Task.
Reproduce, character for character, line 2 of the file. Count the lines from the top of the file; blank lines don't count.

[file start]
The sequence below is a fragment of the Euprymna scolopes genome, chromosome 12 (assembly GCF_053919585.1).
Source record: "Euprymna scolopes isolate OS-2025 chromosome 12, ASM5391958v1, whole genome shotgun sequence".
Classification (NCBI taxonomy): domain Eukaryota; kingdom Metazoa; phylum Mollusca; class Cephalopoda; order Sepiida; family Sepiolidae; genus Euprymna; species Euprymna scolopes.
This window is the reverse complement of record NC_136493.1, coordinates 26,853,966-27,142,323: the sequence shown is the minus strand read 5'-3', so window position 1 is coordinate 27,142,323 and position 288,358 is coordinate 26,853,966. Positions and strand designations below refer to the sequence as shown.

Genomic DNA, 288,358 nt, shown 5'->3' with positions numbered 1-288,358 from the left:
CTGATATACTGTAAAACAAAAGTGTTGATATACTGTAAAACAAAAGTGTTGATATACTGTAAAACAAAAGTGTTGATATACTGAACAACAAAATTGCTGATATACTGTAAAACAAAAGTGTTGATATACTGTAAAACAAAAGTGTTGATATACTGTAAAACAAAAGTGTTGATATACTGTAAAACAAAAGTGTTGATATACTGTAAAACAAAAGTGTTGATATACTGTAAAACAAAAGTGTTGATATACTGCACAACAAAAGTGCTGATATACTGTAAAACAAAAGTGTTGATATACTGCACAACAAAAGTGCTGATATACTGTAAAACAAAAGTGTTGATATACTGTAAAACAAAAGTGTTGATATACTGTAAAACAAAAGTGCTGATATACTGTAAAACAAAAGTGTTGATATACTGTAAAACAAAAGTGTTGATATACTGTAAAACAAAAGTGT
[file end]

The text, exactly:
Source record: "Euprymna scolopes isolate OS-2025 chromosome 12, ASM5391958v1, whole genome shotgun sequence".